The Watada Doctrine

An important foreign policy statement is being made this week. It’s even more than that. It’s a dramatic reinterpretation of history and the United States Constitution. Officially, it’s called the court martial of Lt. Ehren Watada. In fact, it is the enactment of the Watada Doctrine.


Here’s the back story.

United States Army Lt. Ehren Watada didn’t want to obey an order to deploy to Iraq, where he’d be participating in what he considers an illegal war. The Army says an order to deploy is not the kind of order that can be legally disobeyed. Then, Lt. Watada publicly denounced the president of the United States several times.

It will be truly astonishing if Lt. Watada, now on trial at Fort Lewis with hosts of demonstrators for and against him outside the gates, is found not guilty. But legal technicalities and the actual charges are not what this is about, and are not the reason why Lt. Watada is a darling of the anti-war movement.

A military judge has ruled that Lt. Watada’s notions about the illegality of the Iraq war are beside the point, and he cannot raise them in his defense. This is too bad. Lt. Watada’s argument is full of holes and it would be fun to see it picked apart in a court of law. But if Lt. Watada can’t raise it, that doesn’t mean we can’t:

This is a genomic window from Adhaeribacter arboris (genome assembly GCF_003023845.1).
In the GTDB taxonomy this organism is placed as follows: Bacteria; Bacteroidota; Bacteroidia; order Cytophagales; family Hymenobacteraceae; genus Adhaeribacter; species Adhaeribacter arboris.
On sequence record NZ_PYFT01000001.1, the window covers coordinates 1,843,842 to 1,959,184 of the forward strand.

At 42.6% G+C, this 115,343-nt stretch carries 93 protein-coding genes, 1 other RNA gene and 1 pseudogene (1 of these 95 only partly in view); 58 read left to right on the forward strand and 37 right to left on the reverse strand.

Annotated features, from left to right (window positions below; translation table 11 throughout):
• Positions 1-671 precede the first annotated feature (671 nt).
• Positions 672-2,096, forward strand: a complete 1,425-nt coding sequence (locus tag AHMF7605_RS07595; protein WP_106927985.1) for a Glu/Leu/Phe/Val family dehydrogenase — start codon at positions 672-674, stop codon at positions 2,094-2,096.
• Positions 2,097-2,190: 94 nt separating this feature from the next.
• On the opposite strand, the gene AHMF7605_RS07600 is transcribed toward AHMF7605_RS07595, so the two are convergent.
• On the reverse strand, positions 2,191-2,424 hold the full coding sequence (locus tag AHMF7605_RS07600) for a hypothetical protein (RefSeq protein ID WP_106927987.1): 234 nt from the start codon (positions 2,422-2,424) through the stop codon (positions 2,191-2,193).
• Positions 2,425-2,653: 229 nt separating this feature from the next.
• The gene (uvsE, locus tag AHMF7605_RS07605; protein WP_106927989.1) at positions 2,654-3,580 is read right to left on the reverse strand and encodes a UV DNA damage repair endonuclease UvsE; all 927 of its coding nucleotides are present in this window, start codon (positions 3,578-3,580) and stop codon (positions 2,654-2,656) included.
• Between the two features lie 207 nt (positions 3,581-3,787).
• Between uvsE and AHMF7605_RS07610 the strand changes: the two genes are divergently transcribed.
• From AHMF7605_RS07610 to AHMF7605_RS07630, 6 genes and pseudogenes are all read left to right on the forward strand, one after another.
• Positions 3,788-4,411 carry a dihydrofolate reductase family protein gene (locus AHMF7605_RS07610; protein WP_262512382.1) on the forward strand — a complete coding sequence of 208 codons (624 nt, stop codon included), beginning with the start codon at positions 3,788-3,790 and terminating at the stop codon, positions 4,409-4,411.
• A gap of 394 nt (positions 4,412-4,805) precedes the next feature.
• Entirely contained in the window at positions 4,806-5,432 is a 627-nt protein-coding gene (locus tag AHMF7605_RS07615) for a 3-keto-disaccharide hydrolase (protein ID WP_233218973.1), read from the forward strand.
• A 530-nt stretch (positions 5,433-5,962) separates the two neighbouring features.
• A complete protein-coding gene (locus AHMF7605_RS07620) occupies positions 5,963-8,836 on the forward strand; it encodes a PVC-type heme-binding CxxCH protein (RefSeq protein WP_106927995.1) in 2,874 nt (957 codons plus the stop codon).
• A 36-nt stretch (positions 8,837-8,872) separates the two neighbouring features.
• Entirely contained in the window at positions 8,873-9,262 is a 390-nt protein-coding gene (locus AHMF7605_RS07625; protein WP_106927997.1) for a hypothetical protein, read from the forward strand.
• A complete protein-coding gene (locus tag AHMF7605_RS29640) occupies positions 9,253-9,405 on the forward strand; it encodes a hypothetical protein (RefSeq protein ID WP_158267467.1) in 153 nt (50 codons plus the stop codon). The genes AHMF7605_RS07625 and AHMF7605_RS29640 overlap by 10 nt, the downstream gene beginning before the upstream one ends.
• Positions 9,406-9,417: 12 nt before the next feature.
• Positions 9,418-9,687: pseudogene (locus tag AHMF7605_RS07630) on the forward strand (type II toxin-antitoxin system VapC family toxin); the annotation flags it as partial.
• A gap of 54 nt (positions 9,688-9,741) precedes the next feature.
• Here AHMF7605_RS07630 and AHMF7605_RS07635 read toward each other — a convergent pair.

The Watada Doctrine states “War is not legal unless it is in self-defense, declared by Congress and/or approved by the United Nations Security Council.”

By Lt. Watada’s definition, we are a nation of war criminals. Every war the United States has engaged in since World War II was an illegal war.


Not one of them was declared by Congress. In no case was an army storming our beaches. In each case, forces were at play that posed a serious threat to our national security, but the point at which that rises to a self-defense issue, as Lt. Watada demonstrates, is extremely debatable. Even by lieutenants.

Most of our wars, from Korea to Vietnam to the Gulf War, injected the United States into regional and national conflicts in which our enemy, often proxies for larger oppressive powers, claimed to be acting on the will of the people to reunify illegally divided lands and remove illegal governments.

Those claims were complicated by the fact that in most cases, we were invited by legitimate, sovereign, embattled governments. One very interesting exception: In Kosovo, Bill Clinton’s war, we had no UN approval and were acting against a sovereign government that was combating a violent insurgency. That government was employing mass murder and a mass ejection of the civilian population, and had an extremely bad track record. But lacking UN approval or a declaration of war, under the Watada Doctrine … what were we thinking going to the rescue of those grandmothers in their wheelbarrows?

We were acting morally against mass murderers. Just as we are in Iraq.


But in Iraq, we don’t need to fall back on the morality dodge. In Iraq, the use of force was approved not only by overwhelming vote of Congress, but also by the UN Security Council. Resolution 1441, among others.


That’s where the Watada Doctrine’s “Bush lied” part comes in.